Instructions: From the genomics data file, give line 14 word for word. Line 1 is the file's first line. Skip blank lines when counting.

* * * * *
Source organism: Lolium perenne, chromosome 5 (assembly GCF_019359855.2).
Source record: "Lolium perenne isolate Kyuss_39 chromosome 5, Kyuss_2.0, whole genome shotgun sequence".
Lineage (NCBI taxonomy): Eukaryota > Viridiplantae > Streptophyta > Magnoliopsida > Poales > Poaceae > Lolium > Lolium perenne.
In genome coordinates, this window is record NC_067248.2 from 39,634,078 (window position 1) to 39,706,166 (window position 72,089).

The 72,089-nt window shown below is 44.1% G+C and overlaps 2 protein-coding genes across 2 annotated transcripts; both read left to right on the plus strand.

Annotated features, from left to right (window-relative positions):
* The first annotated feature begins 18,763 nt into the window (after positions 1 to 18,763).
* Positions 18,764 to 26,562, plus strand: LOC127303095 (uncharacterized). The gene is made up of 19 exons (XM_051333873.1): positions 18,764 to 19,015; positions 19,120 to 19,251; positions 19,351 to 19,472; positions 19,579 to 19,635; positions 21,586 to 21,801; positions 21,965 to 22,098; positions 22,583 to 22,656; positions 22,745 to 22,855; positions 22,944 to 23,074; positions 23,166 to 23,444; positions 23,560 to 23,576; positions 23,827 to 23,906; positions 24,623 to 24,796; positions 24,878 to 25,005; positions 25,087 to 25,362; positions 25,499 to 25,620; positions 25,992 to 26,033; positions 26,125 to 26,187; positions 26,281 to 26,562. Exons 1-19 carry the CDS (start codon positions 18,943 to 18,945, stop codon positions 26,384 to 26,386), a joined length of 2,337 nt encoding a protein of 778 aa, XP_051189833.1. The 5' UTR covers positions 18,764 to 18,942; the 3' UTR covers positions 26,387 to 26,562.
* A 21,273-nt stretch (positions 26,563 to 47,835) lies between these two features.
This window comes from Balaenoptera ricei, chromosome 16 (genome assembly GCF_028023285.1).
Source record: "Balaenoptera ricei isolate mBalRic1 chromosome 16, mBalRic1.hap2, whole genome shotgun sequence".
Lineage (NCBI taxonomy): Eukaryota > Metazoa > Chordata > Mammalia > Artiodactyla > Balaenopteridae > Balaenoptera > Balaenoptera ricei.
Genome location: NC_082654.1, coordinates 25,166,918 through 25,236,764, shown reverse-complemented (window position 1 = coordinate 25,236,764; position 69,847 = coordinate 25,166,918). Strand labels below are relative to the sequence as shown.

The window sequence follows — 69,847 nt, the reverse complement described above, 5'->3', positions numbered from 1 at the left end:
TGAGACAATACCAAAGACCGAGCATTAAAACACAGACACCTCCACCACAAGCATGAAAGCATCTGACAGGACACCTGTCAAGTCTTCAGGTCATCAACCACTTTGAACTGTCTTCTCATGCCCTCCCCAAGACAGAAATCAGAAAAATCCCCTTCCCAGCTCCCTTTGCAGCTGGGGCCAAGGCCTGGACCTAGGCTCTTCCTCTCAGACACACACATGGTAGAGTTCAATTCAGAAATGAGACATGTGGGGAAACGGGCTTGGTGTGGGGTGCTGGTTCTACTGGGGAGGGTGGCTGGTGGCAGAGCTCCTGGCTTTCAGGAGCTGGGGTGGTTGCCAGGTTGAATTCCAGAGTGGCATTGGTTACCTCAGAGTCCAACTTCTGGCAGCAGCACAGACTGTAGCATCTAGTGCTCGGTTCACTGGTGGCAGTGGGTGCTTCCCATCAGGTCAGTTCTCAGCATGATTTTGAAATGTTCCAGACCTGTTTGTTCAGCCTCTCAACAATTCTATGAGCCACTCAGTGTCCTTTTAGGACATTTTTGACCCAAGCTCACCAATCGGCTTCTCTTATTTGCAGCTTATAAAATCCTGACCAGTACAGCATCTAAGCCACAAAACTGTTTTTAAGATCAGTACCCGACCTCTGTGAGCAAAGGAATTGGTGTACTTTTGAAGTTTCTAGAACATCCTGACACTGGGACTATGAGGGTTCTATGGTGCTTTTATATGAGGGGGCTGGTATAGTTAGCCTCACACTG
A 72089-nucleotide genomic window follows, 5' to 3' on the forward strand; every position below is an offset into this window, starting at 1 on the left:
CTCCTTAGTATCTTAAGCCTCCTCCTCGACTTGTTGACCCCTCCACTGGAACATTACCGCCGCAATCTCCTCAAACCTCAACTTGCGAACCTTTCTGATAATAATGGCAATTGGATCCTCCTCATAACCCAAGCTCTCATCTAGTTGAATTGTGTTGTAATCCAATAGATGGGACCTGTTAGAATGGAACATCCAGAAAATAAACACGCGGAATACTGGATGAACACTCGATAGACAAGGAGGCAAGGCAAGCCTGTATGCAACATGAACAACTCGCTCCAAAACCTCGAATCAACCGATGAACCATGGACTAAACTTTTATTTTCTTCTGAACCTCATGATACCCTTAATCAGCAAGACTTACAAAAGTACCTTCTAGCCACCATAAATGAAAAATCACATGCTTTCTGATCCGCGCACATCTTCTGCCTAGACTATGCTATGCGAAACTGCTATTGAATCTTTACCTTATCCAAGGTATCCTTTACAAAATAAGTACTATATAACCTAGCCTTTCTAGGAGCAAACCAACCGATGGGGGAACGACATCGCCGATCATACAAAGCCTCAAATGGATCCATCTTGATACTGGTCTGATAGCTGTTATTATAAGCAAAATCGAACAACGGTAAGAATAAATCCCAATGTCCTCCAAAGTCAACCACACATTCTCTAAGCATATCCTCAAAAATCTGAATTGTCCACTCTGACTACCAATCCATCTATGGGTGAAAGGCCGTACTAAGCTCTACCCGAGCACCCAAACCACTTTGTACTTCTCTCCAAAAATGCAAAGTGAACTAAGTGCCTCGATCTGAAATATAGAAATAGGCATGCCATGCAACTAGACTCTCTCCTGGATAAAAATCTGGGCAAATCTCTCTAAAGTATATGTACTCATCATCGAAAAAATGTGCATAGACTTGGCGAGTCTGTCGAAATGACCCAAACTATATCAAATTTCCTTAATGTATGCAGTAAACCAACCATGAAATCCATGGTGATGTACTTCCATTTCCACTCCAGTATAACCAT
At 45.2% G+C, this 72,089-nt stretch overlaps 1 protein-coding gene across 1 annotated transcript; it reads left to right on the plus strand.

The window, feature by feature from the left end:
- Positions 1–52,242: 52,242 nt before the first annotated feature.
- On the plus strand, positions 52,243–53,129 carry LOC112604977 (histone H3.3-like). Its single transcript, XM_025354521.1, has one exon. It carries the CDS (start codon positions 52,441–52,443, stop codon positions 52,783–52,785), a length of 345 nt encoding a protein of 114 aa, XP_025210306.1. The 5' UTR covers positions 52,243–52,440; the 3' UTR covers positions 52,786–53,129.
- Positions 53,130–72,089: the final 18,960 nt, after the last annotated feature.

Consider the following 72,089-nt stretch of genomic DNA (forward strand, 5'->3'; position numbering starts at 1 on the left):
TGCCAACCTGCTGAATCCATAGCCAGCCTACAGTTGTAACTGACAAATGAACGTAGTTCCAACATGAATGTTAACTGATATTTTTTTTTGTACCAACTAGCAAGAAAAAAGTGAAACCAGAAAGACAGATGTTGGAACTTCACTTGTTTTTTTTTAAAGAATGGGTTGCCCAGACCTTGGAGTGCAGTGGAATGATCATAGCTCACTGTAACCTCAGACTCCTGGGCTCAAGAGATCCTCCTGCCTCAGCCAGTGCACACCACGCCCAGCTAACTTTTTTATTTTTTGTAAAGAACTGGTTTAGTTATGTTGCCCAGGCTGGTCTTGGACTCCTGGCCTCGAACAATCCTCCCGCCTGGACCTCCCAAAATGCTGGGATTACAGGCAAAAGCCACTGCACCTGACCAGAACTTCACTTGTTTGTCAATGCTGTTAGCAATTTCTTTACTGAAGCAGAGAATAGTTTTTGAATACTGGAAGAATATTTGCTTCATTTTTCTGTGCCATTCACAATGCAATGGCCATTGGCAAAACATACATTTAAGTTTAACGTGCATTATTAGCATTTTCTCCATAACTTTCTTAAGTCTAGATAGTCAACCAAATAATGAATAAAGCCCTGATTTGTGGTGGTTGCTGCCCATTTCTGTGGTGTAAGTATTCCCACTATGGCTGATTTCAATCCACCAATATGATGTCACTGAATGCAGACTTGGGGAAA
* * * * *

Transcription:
The window sequence follows — 69,847 nt, the reverse complement described above, 5'->3', positions numbered from 1 at the left end: